Thursday, February 21, 2013


Early in my pastoral ministry, the order of worship in the church I served included no such thing as a Creed or Affirmation of Faith. My predecessor had hoped and prayed that one might be included, but had encountered consistent resistance. When he died, it was left to me to take up the challenge.

This is not about the multi-year struggle that finally resulted in a Confession of Faith. Rather our discussion here focuses on what we’re talking about. What is an Affirmation of Faith, liturgically? Why is it important for everyone to stand up and say “We believe…” in unison? Or is it at all necessary? Maybe it’s not even a good idea to do it.

After church one morning I was confronted by a gentleman who announced politely, but firmly, that he was more than a little miffed that I had “put words in my mouth,” as he phrased it. He “resented” (his word) the Apostles’ Creed. “I can’t buy everything in that Creed,” he announced, “and what I do believe I wouldn’t say that way anyhow.” I don’t recall if I had a convincing response at that moment, and perhaps he was not convince-able anyway. But he did raise a good question about creeds in worship.

When we stand and say “We believe…,” are we articulating personal convictions? In that liturgical act, am I stating my individual theological conclusions?

Many worshippers, I suppose, trip over that assumption, that the creed in worship requires our personal assent, line for line and word for word.

The answer to the question, clearly, is “No.”

Part of the problem is that the Apostles’ Creed, ever popular in many Protestant churches, begins with the singular “I”, and sounds for all the world like a personal statement, signed at the bottom and notarized. (This is because, perhaps, it originated as a baptismal confession.) The Nicene Creed, which is perhaps more commonly used among all Christians, starts off with the plural pronoun.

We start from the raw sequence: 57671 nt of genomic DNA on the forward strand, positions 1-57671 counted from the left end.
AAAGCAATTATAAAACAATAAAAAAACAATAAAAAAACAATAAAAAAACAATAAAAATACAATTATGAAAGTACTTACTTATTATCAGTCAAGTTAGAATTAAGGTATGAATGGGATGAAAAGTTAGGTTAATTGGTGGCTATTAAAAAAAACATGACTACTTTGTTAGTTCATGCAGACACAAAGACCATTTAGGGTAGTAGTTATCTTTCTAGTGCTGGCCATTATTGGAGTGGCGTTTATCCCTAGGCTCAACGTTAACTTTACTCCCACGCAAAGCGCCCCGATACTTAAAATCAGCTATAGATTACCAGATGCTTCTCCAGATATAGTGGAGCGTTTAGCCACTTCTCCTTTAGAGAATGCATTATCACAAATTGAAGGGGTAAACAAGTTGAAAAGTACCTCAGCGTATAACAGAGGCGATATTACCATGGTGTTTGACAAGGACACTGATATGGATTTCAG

In the course of a worship service, in which the “audience” is God, the creedal statement is an expression of God’s own people of confidence in the promises and gifts received in Jesus Christ. It is a corporate testimonial, an assertion of love and loyalty.

The corporate quality of the creed is not confined to those who happen to be in the room on Sunday morning, but expands to include the community of the saints, all those who have come before us and those who follow. In the moment of saying the creed, we link hands with generations of God’s own faithful people.

So we begin to realize that saying the creed is more celebrative than doctrinal, more poetic and prayerful than scholarly. It’s not an oral exam for either a Ph.D. thesis or Communicants’ Class, but an act of worship. We speak with no pretensions that we understand all Christian dogmas and doctrines including every jot and tittle. We simply utter our faith from our depths, doubts and all.

There are a number of resources available for affirming faith by a congregation at worship. The Apostles’ Creed and the Nicene Creed, of course, are used regularly.

The Presbyterian Church (USA) includes in its Book of Confessions a number of historical creeds and affirmations, many of which are in response to particular theological or doctrinal issues. Sections of some of them, however, can be excerpted and compiled into usable liturgical statements.

In 1983, the newly reunited denomination of the former northern and southern Presbyterian churches established a committee to draft a new, shorter statement of faith that could be used in worship. Drawing extensively on the historic documents in the “Book of Confessions” as well as Scripture, they fashioned “A Brief Statement of Faith”, arranged in a Trinitarian structure. It is laid out in “phrase-line” format, which makes it visually useful, and the language itself is appropriate for current worshippers. The three major sections can be used independently as creedal statements, along with the introduction based on Scripture texts, and the concluding doxology of praise and thanksgiving.

The Book of Common Worship (1983) also includes a number of affirmations from Scripture that are powerful congregational affirmations, such as the one from Phil. 2:5-11.

Some churches fashion their own home-made creedal statement. This can be an exceptionally exciting experience of learning and spiritual growth for the people involved. It’s important that the task not be accomplished by a small group alone—efforts must be made to involve classes and groups of the church in the process. It’s also essential that the local creed be seen in the context of the faith of the Church of Jesus Christ through the centuries.

How does your church’s congregation affirm faith during Sunday worship?

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